Multiple reports have indicated that President Trump and his allies fear that Michael Cohen may cooperate with federal investigators. But nothing has indicated this quite as directly as the latest cover of the National Enquirer. The tabloid weekly is not merely friendly to Trump but operated on his personal behalf. Its latest cover accuses Cohen of “Secrets & Lies,” a charge it would be hard to imagine a Trumpist organ orchestrating against a close Trump ally unless it had strong reason to suspect he was turning against his patron.
The danger Cohen poses as a witness to Trump is vast, but at least some of the elements are well known. He has played an integral role paying off women who have sexual relations with Trump, at least one of whom claims to have been threatened. The Steele dossier named Cohen as a point of contact with Russian intelligence in 2016, and while Cohen has denied the visit in question, one report claims that Robert Mueller has investigated and discredited his denial. Cohen is likewise involved with at least some of Trump’s business dealings in Russia. There may be more to come, but the publicly available evidence of Cohen’s involvement in criminality with Trump is extensive.
What is less well-known is the scale of legal jeopardy Cohen faces independent of Trump. Numerous reports have mentioned Cohen’s work in the taxi industry, without specifying just what he did there that could put him at risk. A deep-dive report earlier this month by Ilya Marritz and Andrea Bernstein fills out a lot of gaps in the picture. Their story makes it plain that he has surrounded himself at every stage of his life with mentors and colleagues who have criminal records. Cohen is not, as I assumed before reading the story, an unethical lawyer who enjoys acting like a goon. He is (almost certainly) a crook who happens to have a law degree.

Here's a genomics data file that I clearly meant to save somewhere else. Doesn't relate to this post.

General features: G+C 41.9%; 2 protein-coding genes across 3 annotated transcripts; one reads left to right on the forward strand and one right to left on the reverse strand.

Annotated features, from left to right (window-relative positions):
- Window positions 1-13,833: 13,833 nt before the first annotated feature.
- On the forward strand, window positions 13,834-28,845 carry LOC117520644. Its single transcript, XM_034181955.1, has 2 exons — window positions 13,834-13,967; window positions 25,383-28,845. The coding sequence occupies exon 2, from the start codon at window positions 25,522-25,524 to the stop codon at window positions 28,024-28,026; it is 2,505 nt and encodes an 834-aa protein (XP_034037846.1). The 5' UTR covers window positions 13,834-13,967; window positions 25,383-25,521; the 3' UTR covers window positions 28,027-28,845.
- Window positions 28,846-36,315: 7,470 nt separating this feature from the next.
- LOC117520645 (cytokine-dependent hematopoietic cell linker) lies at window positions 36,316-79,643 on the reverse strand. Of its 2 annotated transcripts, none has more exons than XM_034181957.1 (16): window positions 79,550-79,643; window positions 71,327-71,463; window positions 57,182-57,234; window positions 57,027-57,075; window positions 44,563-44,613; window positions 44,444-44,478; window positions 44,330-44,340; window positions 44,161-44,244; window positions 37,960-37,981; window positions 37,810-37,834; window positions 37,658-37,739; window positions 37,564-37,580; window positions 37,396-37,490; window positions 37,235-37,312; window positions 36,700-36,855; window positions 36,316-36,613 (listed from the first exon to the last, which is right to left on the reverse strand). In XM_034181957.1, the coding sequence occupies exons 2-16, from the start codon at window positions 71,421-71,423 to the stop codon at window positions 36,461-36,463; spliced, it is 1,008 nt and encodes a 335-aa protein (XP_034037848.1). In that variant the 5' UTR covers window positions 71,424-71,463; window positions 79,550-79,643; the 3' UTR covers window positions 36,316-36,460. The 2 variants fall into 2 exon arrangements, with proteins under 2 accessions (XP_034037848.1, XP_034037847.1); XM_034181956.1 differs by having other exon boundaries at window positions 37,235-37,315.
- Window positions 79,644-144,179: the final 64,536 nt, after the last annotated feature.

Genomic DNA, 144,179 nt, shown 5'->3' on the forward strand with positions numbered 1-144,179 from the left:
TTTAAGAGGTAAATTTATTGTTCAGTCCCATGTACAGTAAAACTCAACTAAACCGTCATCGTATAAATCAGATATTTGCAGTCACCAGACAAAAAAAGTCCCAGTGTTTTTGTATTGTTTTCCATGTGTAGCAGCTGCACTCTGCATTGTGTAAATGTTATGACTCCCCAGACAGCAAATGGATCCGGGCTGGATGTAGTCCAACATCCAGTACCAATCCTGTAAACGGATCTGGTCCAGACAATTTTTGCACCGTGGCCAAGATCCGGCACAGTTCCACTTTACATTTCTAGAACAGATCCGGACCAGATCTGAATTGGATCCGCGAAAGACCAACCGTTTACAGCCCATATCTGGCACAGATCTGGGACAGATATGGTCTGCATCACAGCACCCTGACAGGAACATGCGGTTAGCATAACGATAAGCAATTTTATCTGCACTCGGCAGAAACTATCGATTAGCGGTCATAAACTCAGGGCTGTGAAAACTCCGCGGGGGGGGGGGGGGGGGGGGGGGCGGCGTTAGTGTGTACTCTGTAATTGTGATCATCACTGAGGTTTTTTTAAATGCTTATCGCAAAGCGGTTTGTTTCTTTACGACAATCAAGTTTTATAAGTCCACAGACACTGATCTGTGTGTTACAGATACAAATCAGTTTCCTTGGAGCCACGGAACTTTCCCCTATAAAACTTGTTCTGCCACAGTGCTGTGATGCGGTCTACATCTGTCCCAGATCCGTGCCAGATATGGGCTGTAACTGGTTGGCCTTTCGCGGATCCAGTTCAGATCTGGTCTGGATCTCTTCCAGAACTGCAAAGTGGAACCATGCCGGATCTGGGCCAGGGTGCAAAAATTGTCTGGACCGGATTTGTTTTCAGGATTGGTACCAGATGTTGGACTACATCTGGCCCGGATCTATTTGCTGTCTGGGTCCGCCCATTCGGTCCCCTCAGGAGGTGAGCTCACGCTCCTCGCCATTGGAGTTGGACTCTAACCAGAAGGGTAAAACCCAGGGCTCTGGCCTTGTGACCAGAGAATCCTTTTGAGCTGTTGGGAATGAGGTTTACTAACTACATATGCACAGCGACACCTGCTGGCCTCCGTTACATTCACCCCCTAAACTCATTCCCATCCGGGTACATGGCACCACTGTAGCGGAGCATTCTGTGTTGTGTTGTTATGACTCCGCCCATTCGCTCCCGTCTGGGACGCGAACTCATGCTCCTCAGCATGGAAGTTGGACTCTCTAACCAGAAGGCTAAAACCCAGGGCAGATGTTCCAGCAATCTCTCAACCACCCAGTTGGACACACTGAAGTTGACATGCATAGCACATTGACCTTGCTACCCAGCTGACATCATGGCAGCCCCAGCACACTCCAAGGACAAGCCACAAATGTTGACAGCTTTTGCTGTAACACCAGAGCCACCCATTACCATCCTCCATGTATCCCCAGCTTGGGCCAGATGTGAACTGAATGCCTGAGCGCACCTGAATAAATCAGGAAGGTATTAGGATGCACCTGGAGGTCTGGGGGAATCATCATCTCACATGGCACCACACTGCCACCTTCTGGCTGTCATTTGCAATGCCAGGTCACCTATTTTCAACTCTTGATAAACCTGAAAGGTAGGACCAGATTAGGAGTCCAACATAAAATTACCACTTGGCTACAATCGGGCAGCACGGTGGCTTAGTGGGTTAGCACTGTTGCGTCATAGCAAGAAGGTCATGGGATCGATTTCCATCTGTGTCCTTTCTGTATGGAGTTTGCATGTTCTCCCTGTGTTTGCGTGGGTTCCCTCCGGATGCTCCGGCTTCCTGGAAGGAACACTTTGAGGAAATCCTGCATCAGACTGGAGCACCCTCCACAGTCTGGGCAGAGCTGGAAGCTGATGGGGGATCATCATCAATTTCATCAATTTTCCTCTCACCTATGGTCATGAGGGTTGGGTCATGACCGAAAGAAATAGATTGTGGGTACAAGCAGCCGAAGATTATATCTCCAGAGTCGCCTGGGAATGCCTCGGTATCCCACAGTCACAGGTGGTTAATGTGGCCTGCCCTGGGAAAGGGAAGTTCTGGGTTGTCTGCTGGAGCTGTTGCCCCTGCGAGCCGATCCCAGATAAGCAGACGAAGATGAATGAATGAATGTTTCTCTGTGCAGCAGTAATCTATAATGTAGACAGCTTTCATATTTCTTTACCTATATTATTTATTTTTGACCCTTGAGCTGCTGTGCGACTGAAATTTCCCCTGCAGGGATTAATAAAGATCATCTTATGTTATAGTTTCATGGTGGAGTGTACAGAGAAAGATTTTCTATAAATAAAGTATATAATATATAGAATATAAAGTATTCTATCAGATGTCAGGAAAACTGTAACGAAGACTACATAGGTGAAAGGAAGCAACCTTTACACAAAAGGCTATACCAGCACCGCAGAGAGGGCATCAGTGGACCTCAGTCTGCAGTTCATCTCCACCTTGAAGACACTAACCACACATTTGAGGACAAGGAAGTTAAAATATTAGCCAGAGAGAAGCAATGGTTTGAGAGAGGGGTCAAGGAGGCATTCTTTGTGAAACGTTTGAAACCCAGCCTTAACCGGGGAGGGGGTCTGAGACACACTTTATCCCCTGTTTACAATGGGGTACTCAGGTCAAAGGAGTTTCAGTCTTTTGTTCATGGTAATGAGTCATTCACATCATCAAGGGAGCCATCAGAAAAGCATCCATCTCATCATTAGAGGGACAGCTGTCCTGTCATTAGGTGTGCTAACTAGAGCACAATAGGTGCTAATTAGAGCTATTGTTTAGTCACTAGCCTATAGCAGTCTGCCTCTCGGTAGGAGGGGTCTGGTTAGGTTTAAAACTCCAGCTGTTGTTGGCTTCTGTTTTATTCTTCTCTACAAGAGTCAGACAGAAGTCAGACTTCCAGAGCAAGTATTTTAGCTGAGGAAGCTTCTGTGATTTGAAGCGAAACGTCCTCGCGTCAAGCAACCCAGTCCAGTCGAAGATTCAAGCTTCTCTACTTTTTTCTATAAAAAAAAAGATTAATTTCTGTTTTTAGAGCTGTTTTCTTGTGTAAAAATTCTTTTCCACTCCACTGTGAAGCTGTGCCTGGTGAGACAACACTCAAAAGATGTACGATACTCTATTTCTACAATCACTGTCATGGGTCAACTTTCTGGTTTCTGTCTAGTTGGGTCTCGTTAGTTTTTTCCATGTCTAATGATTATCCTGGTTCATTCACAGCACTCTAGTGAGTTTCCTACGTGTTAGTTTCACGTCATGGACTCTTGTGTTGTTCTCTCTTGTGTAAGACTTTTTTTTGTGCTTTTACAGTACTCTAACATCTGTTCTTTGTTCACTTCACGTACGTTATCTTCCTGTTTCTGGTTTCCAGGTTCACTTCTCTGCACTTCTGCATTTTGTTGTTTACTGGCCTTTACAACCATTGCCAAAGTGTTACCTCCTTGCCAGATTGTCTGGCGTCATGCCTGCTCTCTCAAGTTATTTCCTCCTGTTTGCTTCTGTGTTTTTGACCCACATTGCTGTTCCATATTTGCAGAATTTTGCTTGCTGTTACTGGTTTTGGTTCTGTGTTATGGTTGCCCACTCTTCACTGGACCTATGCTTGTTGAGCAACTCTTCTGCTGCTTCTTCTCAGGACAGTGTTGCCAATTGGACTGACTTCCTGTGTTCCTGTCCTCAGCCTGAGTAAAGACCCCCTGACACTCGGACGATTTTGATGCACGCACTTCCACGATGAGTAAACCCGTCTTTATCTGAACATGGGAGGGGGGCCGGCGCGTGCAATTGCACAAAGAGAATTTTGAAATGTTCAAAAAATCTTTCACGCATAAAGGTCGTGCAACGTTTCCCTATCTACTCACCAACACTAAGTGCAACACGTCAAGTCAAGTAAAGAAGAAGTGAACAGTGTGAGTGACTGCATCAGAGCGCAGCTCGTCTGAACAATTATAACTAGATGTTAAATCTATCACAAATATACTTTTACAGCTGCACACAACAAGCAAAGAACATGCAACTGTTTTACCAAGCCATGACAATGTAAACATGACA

Cohen’s first job out of law school was working for a lawyer who was “charged with bribing insurance adjusters to inflate damage estimates and expedite claims.” Another mentor of his, his father-in-law, was in the taxi business and pleaded guilty to tax fraud. Cohen’s listed business address was the headquarters for a violent Russian-American mobster. Cohen had multiple other business associations with criminals. Marritz and Bernstein do not establish every caper Cohen may have pulled, but they hint at many of them. For instance:
Starting around 2000, Cohen was involved in scores of car insurance lawsuits, often on behalf of plaintiffs who claimed to have been injured in auto collisions and were seeking judgments to cover purported medical expenses.
At this time, a wave of staged auto accidents, involving immigrants from the former Soviet Union who claimed to have been hurt, had led prosecutors to open a massive investigation. They dubbed it Operation Boris, an acronym for Big Organized Russian Insurance Scam.
Cohen drew close to Trump because he started using his (almost certainly ill-gotten) wealth to buy real estate in Trump Tower, a favored investment vehicle for many criminal figures. What adds an extra layer of danger to Trump is that the alleged crimes with which Cohen could be charged are all state crimes. That is important because Trump can only pardon people for federal crimes. New York’s state attorney general Eric Schneiderman is partnering with Robert Mueller, and seemingly has the capacity to credibly threaten Cohen with a very long prison sentence for a potentially very long list of offenses spanning the rest of his life.
In that case, the best defense Trump has left is to discredit Cohen altogether, and make the case that he is fabricating evidence against the president to save his own skin. In other words, the narrative we see in the National Enquirer is an indication that Trump is seriously desperate. Discrediting Cohen is a break-glass-in-case-of-emergency move that makes no sense unless Cohen has already flipped.